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[netCDF #VUP-836503]: Netcdf slow performance with large block size.

Hi Si,

> We are meeting another severe netcdf performance when preparing for
> our new Yellowstone machine.
> As you know, the new Glade file system will have 2M or 4M block size
> and it looks like this
> really raises some performance issues.
> Here is a typical case our CESM group writes/uses:
> status = nf90_inq_varid(ncid, "time", varid)
> status = nf90_get_var(ncid, varid, data)
> The nf90_get_var command is very very slow and inefficient when "time"
> is "unlimited".
> In my test case, "time" is an unlimited variable with 248 values:
> time = UNLIMITED ; // (248 currently)
> I used "strace" on the executable and noticed that "lseek" and "read"
> are called 248+ times(one for each dimension),
> because it is an unlimited variable. If it is not an unlimited
> variable, "lseek" and "read" will be called only twice.
> This is not a big deal when the block size of the file system is
> small(4k e.g.),
> but this takes a significant long time when the block size is large(2M
> or 4M).
> My question is: Is that possible to modify the nf90_get_var or related
> program in netcdf so you do not need to
> do so many "lseek" and "read" to improve the performance? My feeling
> is maybe you can do most of the job in memory? Just my guess.
> You must have better ideas and suggestions.

This is the same performance problem reported in an earlier support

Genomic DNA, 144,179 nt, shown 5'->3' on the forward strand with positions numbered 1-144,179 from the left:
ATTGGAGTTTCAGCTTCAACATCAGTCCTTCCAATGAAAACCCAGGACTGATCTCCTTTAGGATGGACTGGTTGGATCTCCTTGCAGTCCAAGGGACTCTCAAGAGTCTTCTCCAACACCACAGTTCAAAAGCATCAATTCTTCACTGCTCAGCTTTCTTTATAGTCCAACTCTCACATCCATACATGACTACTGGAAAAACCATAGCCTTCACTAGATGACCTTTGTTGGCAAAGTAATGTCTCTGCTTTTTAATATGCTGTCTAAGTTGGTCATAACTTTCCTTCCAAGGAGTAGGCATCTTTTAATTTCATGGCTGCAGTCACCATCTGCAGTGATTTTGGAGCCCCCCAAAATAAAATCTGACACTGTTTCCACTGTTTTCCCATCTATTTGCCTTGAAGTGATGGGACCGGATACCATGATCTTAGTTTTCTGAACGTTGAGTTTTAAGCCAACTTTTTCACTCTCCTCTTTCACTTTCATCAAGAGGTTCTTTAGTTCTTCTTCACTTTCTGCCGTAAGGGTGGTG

ticket, for which support responses are here:


and the NCO forum thread here:


There is an additional workaround now, if you're willing to test the
netCDF snapshot release, soon to be version 4.2.1, which I list as
number 6 below:

1.  Data writer: Don't use the unlimited dimension if not needed.

2.  Data writer: Make sure the record size for each variable is at
    least as big as large as the disk block size where it will be

3.  Data Reader: Convert record-oriented data to use only fixed size
    dimensions before using it in processing.  There's an NCO operator
    for this
       ncks --fix_rec_dmn in.nc out.nc
    or you can use nccopy (version 4.2 or current snapshot for -w
       nccopy -u in.nc out.nc
    or faster, if there is enough memory for the output file:
       nccopy -w -u in.nc out.nc

4.  If processing multiple record variables, read input a record at a
    time instead of a variable at a time, processing all the record
    variables after each record has been read.  This has already been
    done for nccopy and for some NCO operators.

5.  Convert record-oriented netCDF-3 data to netCDF-4 classic model
    files (or regular netCDF-4 files), using chunk sizes that are less
    than or equal to a small multiple of the disk block size. The
    nccopy utility may be used for this purpose

6.  Use the new "NC_DISKLESS" option when opening the record-oriented
    file, assuming you have enough memory to hold the file.  This will
    read the whole file into memory on open, after which reads will be
    fast and will not depend on the disk block size.  This is in the
    current snapshot release and will be in version 4.2.1.

Note that we haven't incorporated the NC_DISKLESS functionality into
the Fortran APIs yet, but this should be relatively easy after we have
released the 4.2.1 C netCDF library.